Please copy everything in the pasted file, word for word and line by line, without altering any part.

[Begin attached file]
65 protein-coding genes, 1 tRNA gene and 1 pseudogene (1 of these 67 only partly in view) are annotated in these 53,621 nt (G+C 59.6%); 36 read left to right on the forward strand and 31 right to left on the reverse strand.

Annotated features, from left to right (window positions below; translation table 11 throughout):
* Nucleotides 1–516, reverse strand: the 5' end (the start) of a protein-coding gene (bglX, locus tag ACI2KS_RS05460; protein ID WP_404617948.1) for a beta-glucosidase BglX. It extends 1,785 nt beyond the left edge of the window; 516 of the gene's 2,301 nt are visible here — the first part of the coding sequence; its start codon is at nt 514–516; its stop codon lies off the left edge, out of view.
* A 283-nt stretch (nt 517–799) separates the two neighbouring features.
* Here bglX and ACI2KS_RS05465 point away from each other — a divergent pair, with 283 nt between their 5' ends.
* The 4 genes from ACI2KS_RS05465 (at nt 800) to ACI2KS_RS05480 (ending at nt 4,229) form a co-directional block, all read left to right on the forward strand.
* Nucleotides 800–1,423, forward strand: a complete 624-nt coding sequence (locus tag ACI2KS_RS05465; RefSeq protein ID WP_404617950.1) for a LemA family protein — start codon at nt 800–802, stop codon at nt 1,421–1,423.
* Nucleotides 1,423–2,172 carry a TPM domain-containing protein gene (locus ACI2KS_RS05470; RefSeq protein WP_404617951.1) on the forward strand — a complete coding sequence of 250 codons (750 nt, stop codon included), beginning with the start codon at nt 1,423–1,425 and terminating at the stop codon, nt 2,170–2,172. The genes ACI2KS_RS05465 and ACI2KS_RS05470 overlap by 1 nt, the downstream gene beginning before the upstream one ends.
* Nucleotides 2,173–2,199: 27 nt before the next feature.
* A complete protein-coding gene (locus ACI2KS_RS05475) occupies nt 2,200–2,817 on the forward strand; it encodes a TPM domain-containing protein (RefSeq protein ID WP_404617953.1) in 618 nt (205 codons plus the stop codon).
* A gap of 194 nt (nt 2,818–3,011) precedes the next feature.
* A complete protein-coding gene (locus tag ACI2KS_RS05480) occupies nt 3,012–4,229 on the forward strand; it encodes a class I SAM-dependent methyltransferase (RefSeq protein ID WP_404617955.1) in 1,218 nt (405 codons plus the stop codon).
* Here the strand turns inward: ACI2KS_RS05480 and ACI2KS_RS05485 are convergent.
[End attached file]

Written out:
65 protein-coding genes, 1 tRNA gene and 1 pseudogene (1 of these 67 only partly in view) are annotated in these 53,621 nt (G+C 59.6%); 36 read left to right on the forward strand and 31 right to left on the reverse strand.

Annotated features, from left to right (window positions below; translation table 11 throughout):
* Nucleotides 1–516, reverse strand: the 5' end (the start) of a protein-coding gene (bglX, locus tag ACI2KS_RS05460; protein ID WP_404617948.1) for a beta-glucosidase BglX. It extends 1,785 nt beyond the left edge of the window; 516 of the gene's 2,301 nt are visible here — the first part of the coding sequence; its start codon is at nt 514–516; its stop codon lies off the left edge, out of view.
* A 283-nt stretch (nt 517–799) separates the two neighbouring features.
* Here bglX and ACI2KS_RS05465 point away from each other — a divergent pair, with 283 nt between their 5' ends.
* The 4 genes from ACI2KS_RS05465 (at nt 800) to ACI2KS_RS05480 (ending at nt 4,229) form a co-directional block, all read left to right on the forward strand.
* Nucleotides 800–1,423, forward strand: a complete 624-nt coding sequence (locus tag ACI2KS_RS05465; RefSeq protein ID WP_404617950.1) for a LemA family protein — start codon at nt 800–802, stop codon at nt 1,421–1,423.
* Nucleotides 1,423–2,172 carry a TPM domain-containing protein gene (locus ACI2KS_RS05470; RefSeq protein WP_404617951.1) on the forward strand — a complete coding sequence of 250 codons (750 nt, stop codon included), beginning with the start codon at nt 1,423–1,425 and terminating at the stop codon, nt 2,170–2,172. The genes ACI2KS_RS05465 and ACI2KS_RS05470 overlap by 1 nt, the downstream gene beginning before the upstream one ends.
* Nucleotides 2,173–2,199: 27 nt before the next feature.
* A complete protein-coding gene (locus ACI2KS_RS05475) occupies nt 2,200–2,817 on the forward strand; it encodes a TPM domain-containing protein (RefSeq protein ID WP_404617953.1) in 618 nt (205 codons plus the stop codon).
* A gap of 194 nt (nt 2,818–3,011) precedes the next feature.
* A complete protein-coding gene (locus tag ACI2KS_RS05480) occupies nt 3,012–4,229 on the forward strand; it encodes a class I SAM-dependent methyltransferase (RefSeq protein ID WP_404617955.1) in 1,218 nt (405 codons plus the stop codon).
* Here the strand turns inward: ACI2KS_RS05480 and ACI2KS_RS05485 are convergent.